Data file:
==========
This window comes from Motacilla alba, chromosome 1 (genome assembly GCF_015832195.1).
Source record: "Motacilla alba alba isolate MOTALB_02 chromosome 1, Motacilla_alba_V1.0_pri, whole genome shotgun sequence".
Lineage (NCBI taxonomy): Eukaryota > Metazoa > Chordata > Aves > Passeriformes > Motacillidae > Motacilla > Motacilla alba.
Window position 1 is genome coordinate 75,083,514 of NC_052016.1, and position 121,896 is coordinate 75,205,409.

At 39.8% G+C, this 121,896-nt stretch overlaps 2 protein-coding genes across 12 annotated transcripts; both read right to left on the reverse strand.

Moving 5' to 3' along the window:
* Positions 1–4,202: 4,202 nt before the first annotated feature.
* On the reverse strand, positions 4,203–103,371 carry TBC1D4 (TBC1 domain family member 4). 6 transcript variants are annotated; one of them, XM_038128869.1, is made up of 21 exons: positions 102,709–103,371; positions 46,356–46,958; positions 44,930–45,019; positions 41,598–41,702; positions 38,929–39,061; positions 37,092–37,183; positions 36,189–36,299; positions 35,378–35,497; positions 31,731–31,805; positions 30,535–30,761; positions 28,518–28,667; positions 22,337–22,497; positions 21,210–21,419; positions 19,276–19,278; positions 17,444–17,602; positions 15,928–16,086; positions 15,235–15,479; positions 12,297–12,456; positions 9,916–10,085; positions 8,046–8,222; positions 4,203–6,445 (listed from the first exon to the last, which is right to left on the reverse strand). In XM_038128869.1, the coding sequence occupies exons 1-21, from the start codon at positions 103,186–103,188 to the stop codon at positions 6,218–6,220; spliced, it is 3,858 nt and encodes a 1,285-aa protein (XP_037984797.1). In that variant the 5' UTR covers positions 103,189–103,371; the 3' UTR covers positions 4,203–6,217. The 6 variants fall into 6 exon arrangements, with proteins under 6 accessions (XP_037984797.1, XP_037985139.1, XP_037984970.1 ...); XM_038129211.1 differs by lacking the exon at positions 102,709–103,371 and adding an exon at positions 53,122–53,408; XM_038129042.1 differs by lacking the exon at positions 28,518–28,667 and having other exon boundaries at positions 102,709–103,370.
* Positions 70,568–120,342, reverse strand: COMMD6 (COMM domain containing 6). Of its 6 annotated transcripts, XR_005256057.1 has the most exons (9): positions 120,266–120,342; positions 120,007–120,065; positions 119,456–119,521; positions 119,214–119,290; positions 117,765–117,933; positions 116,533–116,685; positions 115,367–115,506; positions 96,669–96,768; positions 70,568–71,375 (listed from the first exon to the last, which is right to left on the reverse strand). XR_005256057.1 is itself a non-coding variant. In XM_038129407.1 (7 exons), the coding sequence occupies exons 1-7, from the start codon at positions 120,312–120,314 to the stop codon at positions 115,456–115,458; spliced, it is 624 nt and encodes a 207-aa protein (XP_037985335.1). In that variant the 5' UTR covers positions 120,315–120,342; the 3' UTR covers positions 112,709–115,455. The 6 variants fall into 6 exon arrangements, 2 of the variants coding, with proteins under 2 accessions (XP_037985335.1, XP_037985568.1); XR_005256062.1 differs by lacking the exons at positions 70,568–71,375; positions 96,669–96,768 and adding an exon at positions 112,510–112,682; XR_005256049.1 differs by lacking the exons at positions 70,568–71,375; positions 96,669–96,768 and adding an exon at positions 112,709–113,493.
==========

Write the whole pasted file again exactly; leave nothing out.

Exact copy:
This window comes from Motacilla alba, chromosome 1 (genome assembly GCF_015832195.1).
Source record: "Motacilla alba alba isolate MOTALB_02 chromosome 1, Motacilla_alba_V1.0_pri, whole genome shotgun sequence".
Lineage (NCBI taxonomy): Eukaryota > Metazoa > Chordata > Aves > Passeriformes > Motacillidae > Motacilla > Motacilla alba.
Window position 1 is genome coordinate 75,083,514 of NC_052016.1, and position 121,896 is coordinate 75,205,409.

At 39.8% G+C, this 121,896-nt stretch overlaps 2 protein-coding genes across 12 annotated transcripts; both read right to left on the reverse strand.

Moving 5' to 3' along the window:
* Positions 1–4,202: 4,202 nt before the first annotated feature.
* On the reverse strand, positions 4,203–103,371 carry TBC1D4 (TBC1 domain family member 4). 6 transcript variants are annotated; one of them, XM_038128869.1, is made up of 21 exons: positions 102,709–103,371; positions 46,356–46,958; positions 44,930–45,019; positions 41,598–41,702; positions 38,929–39,061; positions 37,092–37,183; positions 36,189–36,299; positions 35,378–35,497; positions 31,731–31,805; positions 30,535–30,761; positions 28,518–28,667; positions 22,337–22,497; positions 21,210–21,419; positions 19,276–19,278; positions 17,444–17,602; positions 15,928–16,086; positions 15,235–15,479; positions 12,297–12,456; positions 9,916–10,085; positions 8,046–8,222; positions 4,203–6,445 (listed from the first exon to the last, which is right to left on the reverse strand). In XM_038128869.1, the coding sequence occupies exons 1-21, from the start codon at positions 103,186–103,188 to the stop codon at positions 6,218–6,220; spliced, it is 3,858 nt and encodes a 1,285-aa protein (XP_037984797.1). In that variant the 5' UTR covers positions 103,189–103,371; the 3' UTR covers positions 4,203–6,217. The 6 variants fall into 6 exon arrangements, with proteins under 6 accessions (XP_037984797.1, XP_037985139.1, XP_037984970.1 ...); XM_038129211.1 differs by lacking the exon at positions 102,709–103,371 and adding an exon at positions 53,122–53,408; XM_038129042.1 differs by lacking the exon at positions 28,518–28,667 and having other exon boundaries at positions 102,709–103,370.
* Positions 70,568–120,342, reverse strand: COMMD6 (COMM domain containing 6). Of its 6 annotated transcripts, XR_005256057.1 has the most exons (9): positions 120,266–120,342; positions 120,007–120,065; positions 119,456–119,521; positions 119,214–119,290; positions 117,765–117,933; positions 116,533–116,685; positions 115,367–115,506; positions 96,669–96,768; positions 70,568–71,375 (listed from the first exon to the last, which is right to left on the reverse strand). XR_005256057.1 is itself a non-coding variant. In XM_038129407.1 (7 exons), the coding sequence occupies exons 1-7, from the start codon at positions 120,312–120,314 to the stop codon at positions 115,456–115,458; spliced, it is 624 nt and encodes a 207-aa protein (XP_037985335.1). In that variant the 5' UTR covers positions 120,315–120,342; the 3' UTR covers positions 112,709–115,455. The 6 variants fall into 6 exon arrangements, 2 of the variants coding, with proteins under 2 accessions (XP_037985335.1, XP_037985568.1); XR_005256062.1 differs by lacking the exons at positions 70,568–71,375; positions 96,669–96,768 and adding an exon at positions 112,510–112,682; XR_005256049.1 differs by lacking the exons at positions 70,568–71,375; positions 96,669–96,768 and adding an exon at positions 112,709–113,493.